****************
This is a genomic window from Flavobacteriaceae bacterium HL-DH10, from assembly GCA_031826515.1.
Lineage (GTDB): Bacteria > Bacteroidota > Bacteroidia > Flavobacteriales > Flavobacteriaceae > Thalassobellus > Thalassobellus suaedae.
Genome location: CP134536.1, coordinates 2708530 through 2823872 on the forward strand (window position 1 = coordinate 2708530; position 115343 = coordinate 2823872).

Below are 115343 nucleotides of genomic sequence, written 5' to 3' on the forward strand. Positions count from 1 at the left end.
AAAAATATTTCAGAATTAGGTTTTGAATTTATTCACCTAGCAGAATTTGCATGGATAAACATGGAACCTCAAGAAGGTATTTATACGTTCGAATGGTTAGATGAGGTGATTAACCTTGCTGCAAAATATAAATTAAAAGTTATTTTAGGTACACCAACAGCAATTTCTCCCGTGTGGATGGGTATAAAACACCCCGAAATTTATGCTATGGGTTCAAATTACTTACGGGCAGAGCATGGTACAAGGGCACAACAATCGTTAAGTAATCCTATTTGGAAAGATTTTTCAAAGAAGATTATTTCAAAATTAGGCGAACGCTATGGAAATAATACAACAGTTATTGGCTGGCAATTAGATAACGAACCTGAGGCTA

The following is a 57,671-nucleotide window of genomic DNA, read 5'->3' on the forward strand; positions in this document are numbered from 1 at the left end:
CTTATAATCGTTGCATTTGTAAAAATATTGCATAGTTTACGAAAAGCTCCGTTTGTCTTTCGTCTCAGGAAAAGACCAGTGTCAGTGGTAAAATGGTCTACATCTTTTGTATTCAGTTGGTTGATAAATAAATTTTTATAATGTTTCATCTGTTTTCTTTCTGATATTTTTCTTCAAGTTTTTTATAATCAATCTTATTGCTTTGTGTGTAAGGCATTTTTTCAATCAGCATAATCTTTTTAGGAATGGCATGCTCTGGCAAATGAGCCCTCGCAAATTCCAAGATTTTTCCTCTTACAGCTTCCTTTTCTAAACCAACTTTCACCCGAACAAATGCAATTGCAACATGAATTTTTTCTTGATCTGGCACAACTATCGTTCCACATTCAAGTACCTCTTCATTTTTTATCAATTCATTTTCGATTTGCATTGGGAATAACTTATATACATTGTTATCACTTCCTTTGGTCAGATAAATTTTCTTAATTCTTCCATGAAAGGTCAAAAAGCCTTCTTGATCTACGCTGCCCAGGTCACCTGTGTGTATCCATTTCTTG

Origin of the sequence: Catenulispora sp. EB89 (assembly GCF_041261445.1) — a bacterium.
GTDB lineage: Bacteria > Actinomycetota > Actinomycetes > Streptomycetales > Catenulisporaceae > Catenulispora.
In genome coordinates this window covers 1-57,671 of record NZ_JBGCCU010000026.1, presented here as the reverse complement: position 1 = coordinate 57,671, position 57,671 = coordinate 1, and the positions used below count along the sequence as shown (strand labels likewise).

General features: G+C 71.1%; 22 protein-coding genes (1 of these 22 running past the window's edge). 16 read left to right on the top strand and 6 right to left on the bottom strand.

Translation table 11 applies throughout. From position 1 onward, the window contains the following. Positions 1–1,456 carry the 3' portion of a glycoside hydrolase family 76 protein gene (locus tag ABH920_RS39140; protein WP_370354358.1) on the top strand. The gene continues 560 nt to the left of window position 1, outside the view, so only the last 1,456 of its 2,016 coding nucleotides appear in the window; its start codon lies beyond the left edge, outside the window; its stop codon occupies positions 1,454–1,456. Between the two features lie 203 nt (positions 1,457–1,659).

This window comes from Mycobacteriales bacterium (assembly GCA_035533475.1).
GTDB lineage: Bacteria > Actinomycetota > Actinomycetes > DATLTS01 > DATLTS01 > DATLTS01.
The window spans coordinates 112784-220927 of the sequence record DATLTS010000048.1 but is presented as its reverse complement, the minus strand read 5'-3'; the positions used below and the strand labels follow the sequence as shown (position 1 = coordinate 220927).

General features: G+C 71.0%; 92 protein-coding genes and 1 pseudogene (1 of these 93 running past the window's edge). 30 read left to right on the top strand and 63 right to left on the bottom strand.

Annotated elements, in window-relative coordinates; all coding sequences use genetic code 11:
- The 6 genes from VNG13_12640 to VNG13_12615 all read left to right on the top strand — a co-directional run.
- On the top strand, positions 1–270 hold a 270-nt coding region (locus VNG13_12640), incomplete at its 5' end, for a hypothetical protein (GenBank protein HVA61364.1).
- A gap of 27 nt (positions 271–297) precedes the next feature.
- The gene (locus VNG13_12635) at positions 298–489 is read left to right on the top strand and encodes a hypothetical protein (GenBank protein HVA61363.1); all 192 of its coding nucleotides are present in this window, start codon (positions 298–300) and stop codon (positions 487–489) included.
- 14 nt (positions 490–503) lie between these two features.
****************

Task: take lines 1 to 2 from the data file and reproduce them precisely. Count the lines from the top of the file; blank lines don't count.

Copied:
This is a genomic window from Flavobacteriaceae bacterium HL-DH10, from assembly GCA_031826515.1.
Lineage (GTDB): Bacteria > Bacteroidota > Bacteroidia > Flavobacteriales > Flavobacteriaceae > Thalassobellus > Thalassobellus suaedae.